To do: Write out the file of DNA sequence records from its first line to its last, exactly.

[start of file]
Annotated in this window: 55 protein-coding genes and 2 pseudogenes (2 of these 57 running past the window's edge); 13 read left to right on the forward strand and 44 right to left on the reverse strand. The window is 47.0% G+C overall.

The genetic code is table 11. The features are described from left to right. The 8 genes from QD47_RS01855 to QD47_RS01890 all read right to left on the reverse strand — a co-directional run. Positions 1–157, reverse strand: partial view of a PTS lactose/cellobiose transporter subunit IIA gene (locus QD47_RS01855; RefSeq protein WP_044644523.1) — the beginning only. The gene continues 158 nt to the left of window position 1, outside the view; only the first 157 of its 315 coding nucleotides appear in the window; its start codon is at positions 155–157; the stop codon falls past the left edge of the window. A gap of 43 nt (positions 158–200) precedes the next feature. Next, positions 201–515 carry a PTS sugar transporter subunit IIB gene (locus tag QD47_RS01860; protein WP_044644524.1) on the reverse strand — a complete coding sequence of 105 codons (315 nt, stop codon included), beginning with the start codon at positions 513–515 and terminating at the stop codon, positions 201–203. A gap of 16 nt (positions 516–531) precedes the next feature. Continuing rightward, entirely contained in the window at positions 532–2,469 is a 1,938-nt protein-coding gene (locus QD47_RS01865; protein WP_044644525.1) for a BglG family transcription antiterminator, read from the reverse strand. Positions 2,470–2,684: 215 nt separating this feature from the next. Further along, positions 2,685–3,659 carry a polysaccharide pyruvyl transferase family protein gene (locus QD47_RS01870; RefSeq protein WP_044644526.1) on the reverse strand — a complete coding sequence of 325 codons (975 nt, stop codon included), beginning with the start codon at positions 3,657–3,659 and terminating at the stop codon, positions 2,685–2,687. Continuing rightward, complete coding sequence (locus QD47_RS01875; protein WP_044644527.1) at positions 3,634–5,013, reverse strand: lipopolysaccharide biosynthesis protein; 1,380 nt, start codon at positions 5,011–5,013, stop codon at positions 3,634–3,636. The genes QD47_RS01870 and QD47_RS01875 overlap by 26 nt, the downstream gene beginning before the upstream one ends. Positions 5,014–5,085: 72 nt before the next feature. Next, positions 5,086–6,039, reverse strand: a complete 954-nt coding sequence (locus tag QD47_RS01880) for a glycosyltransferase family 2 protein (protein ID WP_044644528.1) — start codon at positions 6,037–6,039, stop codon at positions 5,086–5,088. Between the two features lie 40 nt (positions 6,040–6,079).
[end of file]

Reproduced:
Annotated in this window: 55 protein-coding genes and 2 pseudogenes (2 of these 57 running past the window's edge); 13 read left to right on the forward strand and 44 right to left on the reverse strand. The window is 47.0% G+C overall.

The genetic code is table 11. The features are described from left to right. The 8 genes from QD47_RS01855 to QD47_RS01890 all read right to left on the reverse strand — a co-directional run. Positions 1–157, reverse strand: partial view of a PTS lactose/cellobiose transporter subunit IIA gene (locus QD47_RS01855; RefSeq protein WP_044644523.1) — the beginning only. The gene continues 158 nt to the left of window position 1, outside the view; only the first 157 of its 315 coding nucleotides appear in the window; its start codon is at positions 155–157; the stop codon falls past the left edge of the window. A gap of 43 nt (positions 158–200) precedes the next feature. Next, positions 201–515 carry a PTS sugar transporter subunit IIB gene (locus tag QD47_RS01860; protein WP_044644524.1) on the reverse strand — a complete coding sequence of 105 codons (315 nt, stop codon included), beginning with the start codon at positions 513–515 and terminating at the stop codon, positions 201–203. A gap of 16 nt (positions 516–531) precedes the next feature. Continuing rightward, entirely contained in the window at positions 532–2,469 is a 1,938-nt protein-coding gene (locus QD47_RS01865; protein WP_044644525.1) for a BglG family transcription antiterminator, read from the reverse strand. Positions 2,470–2,684: 215 nt separating this feature from the next. Further along, positions 2,685–3,659 carry a polysaccharide pyruvyl transferase family protein gene (locus QD47_RS01870; RefSeq protein WP_044644526.1) on the reverse strand — a complete coding sequence of 325 codons (975 nt, stop codon included), beginning with the start codon at positions 3,657–3,659 and terminating at the stop codon, positions 2,685–2,687. Continuing rightward, complete coding sequence (locus QD47_RS01875; protein WP_044644527.1) at positions 3,634–5,013, reverse strand: lipopolysaccharide biosynthesis protein; 1,380 nt, start codon at positions 5,011–5,013, stop codon at positions 3,634–3,636. The genes QD47_RS01870 and QD47_RS01875 overlap by 26 nt, the downstream gene beginning before the upstream one ends. Positions 5,014–5,085: 72 nt before the next feature. Next, positions 5,086–6,039, reverse strand: a complete 954-nt coding sequence (locus tag QD47_RS01880) for a glycosyltransferase family 2 protein (protein ID WP_044644528.1) — start codon at positions 6,037–6,039, stop codon at positions 5,086–5,088. Between the two features lie 40 nt (positions 6,040–6,079).